The first question would be how much actual time do you have? If you have a couple of weeks or 10 days, you won’t be able to do all the Camino as even for the toughest hikers it takes at least 15-20 days to make it.

But if you have a month or more, it’s time to think about your daily mileage.

If you have the luxury to buy tickets back to your home at any time during the trip, do not worry then too much about it as you will see in the middle of Camino how far you can go each day and then you are going to get to Santiago de Compostela.

If you do not have such luxury, let’s make some calculations.

Daily walk

Camino de Santiago walk

You have to be pretty honest with yourself and determine how much can you walk a day. If you do not know, take a walk with a backpack (not necessarily full, but you can put a couple of full bottles inside) and see how you feel after 10km, 15km, and 20km. That will give you a very good idea of how much can you walk quite easily. If you are very tired after 15 or 20 kilometers, do not think to walk 25-30km each day on Camino, at least for the first week as it will kill you after few days.

You will have so much pain in your feet, back, shoulders and so many blisters that you will want to quit pretty soon. So do not overdo. Take it easy. It’s much better to make it slow than not to make it at all.

Most of those leaflets you are going to get at the beginning of Camino de Santiago suggest to make all the way to Santiago de Compostela in 30-33 days and it is quite a clever way to do it as you won’t walk too much every day, so you won’t get tired and you will have plenty of time to enjoy bigger cities or local attractions each day.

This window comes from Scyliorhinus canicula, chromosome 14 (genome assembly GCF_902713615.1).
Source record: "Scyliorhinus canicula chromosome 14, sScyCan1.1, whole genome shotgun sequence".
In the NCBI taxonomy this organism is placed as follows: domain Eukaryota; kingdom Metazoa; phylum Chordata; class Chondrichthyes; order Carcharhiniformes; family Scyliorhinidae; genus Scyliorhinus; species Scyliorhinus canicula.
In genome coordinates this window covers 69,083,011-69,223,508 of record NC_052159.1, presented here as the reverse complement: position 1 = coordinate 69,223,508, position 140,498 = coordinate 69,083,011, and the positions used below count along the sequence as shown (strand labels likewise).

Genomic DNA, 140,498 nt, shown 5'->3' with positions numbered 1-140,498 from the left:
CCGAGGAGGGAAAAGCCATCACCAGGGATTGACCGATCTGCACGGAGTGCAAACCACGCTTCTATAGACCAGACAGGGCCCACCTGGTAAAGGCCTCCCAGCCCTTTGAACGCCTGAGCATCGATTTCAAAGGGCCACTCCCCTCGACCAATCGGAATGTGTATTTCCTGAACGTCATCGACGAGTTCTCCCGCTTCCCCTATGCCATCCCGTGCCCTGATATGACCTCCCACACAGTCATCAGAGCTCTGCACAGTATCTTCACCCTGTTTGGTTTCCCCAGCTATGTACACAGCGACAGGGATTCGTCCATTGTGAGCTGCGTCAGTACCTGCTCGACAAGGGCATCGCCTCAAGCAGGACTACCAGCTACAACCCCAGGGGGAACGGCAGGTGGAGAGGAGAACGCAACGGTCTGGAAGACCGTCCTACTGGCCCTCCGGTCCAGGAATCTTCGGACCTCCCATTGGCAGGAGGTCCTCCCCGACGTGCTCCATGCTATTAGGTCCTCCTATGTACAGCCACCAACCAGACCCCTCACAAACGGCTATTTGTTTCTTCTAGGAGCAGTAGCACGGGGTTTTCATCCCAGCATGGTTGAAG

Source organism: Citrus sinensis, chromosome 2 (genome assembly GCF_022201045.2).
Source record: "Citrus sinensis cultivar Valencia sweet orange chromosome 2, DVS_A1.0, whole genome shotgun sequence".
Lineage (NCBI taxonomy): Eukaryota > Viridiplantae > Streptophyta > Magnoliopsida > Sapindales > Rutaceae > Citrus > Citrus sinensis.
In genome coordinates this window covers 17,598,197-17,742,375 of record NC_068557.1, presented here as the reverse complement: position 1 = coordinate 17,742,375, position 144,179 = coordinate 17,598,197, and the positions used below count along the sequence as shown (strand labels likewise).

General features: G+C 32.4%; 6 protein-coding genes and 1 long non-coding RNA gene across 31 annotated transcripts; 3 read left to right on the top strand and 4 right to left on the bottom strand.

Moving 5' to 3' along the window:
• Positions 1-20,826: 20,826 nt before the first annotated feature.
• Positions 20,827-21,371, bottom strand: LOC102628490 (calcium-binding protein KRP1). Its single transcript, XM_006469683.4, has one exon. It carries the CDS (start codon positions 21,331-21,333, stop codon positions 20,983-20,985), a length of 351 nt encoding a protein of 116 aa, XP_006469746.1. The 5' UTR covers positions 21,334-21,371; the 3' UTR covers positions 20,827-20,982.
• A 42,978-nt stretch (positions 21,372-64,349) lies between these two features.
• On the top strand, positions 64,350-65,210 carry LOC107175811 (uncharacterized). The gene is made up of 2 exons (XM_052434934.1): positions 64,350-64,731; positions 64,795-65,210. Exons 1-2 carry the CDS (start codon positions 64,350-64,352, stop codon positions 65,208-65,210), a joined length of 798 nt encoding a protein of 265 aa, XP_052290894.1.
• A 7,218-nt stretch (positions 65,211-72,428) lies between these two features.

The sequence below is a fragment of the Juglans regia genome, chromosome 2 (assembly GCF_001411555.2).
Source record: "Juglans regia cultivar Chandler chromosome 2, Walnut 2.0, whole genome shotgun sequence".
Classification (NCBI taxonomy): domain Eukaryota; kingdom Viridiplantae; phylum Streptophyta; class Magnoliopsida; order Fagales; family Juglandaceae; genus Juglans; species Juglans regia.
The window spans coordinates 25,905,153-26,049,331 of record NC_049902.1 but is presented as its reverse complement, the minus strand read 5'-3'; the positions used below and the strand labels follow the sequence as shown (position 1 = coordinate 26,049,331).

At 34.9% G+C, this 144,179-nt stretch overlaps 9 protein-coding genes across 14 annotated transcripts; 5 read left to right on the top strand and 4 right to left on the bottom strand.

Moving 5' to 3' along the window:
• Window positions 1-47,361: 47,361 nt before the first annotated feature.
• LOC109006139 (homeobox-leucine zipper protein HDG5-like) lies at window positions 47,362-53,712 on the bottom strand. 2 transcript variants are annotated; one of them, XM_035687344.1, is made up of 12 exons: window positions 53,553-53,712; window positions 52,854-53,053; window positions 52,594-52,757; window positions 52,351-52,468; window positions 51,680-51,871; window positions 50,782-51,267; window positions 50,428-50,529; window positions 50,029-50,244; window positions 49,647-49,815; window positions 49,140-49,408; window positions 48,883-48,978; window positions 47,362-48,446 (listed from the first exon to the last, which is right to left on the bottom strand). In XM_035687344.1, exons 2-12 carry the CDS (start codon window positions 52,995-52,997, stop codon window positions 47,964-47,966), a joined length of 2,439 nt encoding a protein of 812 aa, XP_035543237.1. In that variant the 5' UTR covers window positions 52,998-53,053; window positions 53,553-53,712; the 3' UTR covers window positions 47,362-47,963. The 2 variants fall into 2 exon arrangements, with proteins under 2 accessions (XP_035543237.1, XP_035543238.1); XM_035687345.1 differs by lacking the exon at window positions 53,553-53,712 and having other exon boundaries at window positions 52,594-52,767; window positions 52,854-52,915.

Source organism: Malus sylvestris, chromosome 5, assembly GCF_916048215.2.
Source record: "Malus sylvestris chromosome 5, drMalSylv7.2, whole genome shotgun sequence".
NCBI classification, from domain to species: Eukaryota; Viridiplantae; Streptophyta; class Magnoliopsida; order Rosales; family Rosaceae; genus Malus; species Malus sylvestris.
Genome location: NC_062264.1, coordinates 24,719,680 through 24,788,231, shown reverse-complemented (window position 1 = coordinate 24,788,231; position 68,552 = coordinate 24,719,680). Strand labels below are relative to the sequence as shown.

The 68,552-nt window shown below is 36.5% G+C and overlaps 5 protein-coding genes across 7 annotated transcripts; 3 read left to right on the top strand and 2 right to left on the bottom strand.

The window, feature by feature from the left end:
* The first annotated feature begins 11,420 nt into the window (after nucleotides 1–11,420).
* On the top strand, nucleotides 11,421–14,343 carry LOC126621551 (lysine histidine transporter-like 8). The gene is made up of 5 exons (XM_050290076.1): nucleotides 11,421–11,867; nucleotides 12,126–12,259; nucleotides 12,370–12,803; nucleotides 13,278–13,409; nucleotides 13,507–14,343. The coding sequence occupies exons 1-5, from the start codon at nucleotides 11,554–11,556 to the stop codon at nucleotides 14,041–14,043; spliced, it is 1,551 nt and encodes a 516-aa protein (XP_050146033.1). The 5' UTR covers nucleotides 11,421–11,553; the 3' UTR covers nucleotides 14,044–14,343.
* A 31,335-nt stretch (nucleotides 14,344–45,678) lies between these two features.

I did my first Camino in 29 days, second in 23 days. I did the second Camino much faster because I came in prepared and I avoided many painful experiences. I almost had no pain in my feet, back, or shoulders during my 2nd Camino, but it was very different my first time as my back, feet, and shoulders were killing me almost every day.

Longer walks

BUT if you are strong enough to walk 30-40km each day, it’s a different story for you.

When we did our second Camino de Santiago and after a few days we felt that walking 35+ kilometers a day is quite comfortable and we decided to do so every day. The biggest reason for us to do so that when you come in too early to Albergue, you do not have much to do there.

Let’s say if you start at 8 am and walk for 5 hours (which is quite a plenty of time to do 20km), you come to Albergue at 1.00 pm. Ok, what to do?

Of course, you go to some shops to buy food, then you make the food, but it takes two hours at most. Not more and you still have plenty of free time. You can as well go to local churches (if you are sleeping in a big city), maybe a museum and so on, but you must really like that stuff to do it daily. Or read a book, but if you read a book 6 hours a day, it can be as long as “War and Peace”, you are going to finish it pretty soon.

Some people do very long stops during their daily hikes which helps as well to avoid too much free time in Albergue or watch movies on their tablets or phones in albergues.